A piacok megítélése fogyasztói és termelői szempontból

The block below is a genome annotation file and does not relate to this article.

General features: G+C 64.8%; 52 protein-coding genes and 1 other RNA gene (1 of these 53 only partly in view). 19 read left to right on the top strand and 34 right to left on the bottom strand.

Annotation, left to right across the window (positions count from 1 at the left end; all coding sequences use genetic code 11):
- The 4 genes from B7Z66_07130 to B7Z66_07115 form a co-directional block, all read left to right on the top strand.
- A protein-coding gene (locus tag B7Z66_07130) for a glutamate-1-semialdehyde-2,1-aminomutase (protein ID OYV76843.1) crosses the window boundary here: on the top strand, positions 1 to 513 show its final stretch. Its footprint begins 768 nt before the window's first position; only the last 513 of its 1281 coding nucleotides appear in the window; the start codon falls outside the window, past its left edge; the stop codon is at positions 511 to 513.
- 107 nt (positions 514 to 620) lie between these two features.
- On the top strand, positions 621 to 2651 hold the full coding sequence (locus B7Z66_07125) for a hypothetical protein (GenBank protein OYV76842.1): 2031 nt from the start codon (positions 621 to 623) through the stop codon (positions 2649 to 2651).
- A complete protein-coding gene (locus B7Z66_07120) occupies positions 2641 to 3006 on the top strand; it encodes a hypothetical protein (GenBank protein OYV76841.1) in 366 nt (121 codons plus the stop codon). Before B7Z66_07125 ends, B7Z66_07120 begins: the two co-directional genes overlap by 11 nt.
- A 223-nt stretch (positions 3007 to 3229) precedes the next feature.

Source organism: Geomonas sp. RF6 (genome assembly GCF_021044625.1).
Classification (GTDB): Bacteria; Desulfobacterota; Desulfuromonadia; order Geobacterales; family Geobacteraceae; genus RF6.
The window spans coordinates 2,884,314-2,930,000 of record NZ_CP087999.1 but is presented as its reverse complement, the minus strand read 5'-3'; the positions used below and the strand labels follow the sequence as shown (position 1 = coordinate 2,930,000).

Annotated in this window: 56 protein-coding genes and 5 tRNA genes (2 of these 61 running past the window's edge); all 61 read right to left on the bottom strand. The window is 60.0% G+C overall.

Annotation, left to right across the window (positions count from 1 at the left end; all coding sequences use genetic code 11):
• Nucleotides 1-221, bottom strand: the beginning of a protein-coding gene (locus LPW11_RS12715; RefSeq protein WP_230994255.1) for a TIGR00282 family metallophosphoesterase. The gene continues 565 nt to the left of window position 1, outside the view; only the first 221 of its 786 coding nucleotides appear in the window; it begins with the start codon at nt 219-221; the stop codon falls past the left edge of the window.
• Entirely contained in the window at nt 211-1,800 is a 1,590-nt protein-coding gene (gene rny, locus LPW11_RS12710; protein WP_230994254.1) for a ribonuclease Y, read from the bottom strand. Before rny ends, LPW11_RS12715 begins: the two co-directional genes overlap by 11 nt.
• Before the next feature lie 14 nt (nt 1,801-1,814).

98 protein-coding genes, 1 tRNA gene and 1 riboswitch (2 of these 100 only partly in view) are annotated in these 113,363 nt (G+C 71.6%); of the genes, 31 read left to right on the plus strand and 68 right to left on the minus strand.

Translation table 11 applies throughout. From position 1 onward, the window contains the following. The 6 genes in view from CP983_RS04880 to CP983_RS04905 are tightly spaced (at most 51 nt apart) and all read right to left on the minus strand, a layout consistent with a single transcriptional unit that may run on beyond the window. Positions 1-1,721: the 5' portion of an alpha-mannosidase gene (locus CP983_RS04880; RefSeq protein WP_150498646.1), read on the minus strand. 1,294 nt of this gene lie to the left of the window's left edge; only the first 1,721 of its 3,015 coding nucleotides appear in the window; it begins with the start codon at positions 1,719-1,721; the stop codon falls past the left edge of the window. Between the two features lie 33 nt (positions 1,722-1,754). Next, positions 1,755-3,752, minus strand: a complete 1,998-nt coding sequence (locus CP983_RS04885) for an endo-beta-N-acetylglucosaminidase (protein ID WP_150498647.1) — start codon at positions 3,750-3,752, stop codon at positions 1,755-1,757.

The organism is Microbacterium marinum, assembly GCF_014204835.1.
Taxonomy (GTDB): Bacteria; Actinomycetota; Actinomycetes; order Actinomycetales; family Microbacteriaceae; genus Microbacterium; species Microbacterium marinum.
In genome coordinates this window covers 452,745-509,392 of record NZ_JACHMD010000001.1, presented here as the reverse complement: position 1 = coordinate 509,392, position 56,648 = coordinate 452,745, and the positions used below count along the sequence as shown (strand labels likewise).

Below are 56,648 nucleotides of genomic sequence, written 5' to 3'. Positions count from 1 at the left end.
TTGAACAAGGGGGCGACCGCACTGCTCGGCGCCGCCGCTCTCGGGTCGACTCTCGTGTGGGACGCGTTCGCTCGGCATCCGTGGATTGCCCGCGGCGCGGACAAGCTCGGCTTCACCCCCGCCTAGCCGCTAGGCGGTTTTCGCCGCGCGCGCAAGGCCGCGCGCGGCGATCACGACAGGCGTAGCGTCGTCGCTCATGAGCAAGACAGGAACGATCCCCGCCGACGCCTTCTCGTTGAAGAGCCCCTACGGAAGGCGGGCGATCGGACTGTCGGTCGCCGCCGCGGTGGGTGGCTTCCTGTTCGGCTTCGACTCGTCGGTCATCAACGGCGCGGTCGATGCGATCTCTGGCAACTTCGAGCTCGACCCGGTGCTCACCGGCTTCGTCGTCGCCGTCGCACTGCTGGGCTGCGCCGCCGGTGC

For centuries the traditional markets were the most important places for consumers and producers to meet and to buy fresh food. However, over the last century traditional markets were rapidly losing their function, as a consequence of changing retailing industry structure and consumersÃ¢â‚¬â„¢ lifestyle (AGUGLIA, DE SANTIS and SALVONI, 2009). Nevertheless, after decades of decline farmersÃ¢â‚¬â„¢ markets started to gain popularity as an alternative retail space for consumers and producers choosing or forced to stay away from globalized supply chains. Successful, new farmersÃ¢â‚¬â„¢ markets are strong in providing support for such aspects as social justice, environmental sustainability and public health (ALLEN et al., 2003). In spring 2011 we started an exploratory research of the Hungarian markets taking into account the producersÃ¢â‚¬â„¢ and consumerÃ¢â‚¬â„¢s view about this specific distribution channel. Both quantitative and qualitative research methods were used, including a survey questionnaire administered by internet and structured interviews. All in all 851 consumers and 202 producers participated in the survey. The research was not representative. Quantitative data from the survey questionnaire were organized and analyzed using SPSS version 18. The analyzing methods we used were Crosstabs, ANOVA, Principal Component Analysis and Cluster Analysis. Our results confirmed the important role of fruit and vegetable products, and product quality at the markets. 99 percent of respondents purchased at least occasionally fresh vegetables and fruits at markets, including 60 percent of regular buyers. Clustering the factors influencing the purchase, those buyers highly esteeming product quality preferred the markets. On the other hand the research had some warning results. First, the market vendors evaluated their own performance higher than customers did, so in spite of the direct producer-consumer relationship they were not fully aware of the consumersÃ¢â‚¬â„¢ needs. Also, market operators and vendors hardly used any marketing and information dissemination tools, and those used left virtually no impact on consumers. Thus, in spite of the high potential, without changing the present management of Hungarian markets, the future role of markets in promoting a healthier, fresh food diet is not guaranteed.